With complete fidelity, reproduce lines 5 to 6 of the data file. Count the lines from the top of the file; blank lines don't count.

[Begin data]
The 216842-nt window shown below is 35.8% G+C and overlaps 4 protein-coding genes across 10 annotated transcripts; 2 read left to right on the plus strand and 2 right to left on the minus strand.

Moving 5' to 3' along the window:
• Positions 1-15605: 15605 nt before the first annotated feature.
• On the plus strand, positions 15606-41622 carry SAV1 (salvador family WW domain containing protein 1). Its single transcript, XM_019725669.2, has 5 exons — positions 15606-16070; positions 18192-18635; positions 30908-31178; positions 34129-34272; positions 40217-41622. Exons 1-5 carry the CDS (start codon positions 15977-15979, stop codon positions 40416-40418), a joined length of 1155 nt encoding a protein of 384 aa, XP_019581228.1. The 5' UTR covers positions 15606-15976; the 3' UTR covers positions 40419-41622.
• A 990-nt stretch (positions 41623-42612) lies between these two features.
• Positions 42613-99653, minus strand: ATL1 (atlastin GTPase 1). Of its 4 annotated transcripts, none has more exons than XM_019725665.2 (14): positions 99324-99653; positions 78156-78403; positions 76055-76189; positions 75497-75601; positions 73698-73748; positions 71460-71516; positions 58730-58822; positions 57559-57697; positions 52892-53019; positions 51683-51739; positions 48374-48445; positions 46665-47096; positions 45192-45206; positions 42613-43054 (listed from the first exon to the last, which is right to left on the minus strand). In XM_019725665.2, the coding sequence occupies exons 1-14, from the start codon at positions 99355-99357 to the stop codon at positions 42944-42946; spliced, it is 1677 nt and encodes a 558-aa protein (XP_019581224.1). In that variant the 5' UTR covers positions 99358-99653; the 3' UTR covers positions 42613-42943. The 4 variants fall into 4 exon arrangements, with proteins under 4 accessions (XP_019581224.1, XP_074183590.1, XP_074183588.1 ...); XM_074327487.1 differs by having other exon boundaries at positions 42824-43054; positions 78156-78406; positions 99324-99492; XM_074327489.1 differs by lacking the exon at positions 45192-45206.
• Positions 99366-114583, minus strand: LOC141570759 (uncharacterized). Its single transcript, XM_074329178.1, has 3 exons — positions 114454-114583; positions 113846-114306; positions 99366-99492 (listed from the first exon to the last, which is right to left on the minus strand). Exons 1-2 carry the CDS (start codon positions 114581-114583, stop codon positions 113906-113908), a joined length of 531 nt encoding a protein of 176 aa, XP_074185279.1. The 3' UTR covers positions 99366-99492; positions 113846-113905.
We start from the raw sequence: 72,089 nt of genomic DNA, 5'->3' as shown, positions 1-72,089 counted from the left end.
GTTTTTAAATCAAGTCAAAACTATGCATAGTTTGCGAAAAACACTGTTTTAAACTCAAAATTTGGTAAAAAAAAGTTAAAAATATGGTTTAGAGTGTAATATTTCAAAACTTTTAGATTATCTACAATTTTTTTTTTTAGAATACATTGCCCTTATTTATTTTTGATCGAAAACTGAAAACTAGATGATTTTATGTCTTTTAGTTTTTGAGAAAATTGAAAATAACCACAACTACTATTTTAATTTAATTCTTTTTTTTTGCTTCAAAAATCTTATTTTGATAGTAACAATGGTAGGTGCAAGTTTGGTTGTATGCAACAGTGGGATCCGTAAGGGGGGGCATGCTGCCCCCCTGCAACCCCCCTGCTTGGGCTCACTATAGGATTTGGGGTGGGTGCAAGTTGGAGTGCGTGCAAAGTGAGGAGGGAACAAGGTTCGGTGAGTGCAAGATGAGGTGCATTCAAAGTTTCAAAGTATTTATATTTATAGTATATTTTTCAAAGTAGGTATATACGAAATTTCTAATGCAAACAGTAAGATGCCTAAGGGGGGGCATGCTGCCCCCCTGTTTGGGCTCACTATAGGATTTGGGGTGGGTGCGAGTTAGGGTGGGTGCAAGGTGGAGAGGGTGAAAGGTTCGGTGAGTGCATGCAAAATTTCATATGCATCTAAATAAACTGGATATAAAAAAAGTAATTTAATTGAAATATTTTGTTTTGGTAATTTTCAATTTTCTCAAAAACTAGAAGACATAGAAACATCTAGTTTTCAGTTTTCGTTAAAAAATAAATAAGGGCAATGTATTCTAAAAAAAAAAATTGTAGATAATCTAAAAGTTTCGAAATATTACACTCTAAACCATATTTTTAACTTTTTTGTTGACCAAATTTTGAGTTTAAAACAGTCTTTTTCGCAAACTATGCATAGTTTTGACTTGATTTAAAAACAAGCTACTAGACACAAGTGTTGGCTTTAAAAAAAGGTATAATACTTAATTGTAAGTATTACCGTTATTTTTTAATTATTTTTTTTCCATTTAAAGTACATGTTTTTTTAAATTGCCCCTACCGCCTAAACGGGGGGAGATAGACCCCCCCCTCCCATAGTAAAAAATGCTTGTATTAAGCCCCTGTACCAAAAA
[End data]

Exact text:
• A 990-nt stretch (positions 41623-42612) lies between these two features.
• Positions 42613-99653, minus strand: ATL1 (atlastin GTPase 1). Of its 4 annotated transcripts, none has more exons than XM_019725665.2 (14): positions 99324-99653; positions 78156-78403; positions 76055-76189; positions 75497-75601; positions 73698-73748; positions 71460-71516; positions 58730-58822; positions 57559-57697; positions 52892-53019; positions 51683-51739; positions 48374-48445; positions 46665-47096; positions 45192-45206; positions 42613-43054 (listed from the first exon to the last, which is right to left on the minus strand). In XM_019725665.2, the coding sequence occupies exons 1-14, from the start codon at positions 99355-99357 to the stop codon at positions 42944-42946; spliced, it is 1677 nt and encodes a 558-aa protein (XP_019581224.1). In that variant the 5' UTR covers positions 99358-99653; the 3' UTR covers positions 42613-42943. The 4 variants fall into 4 exon arrangements, with proteins under 4 accessions (XP_019581224.1, XP_074183590.1, XP_074183588.1 ...); XM_074327487.1 differs by having other exon boundaries at positions 42824-43054; positions 78156-78406; positions 99324-99492; XM_074327489.1 differs by lacking the exon at positions 45192-45206.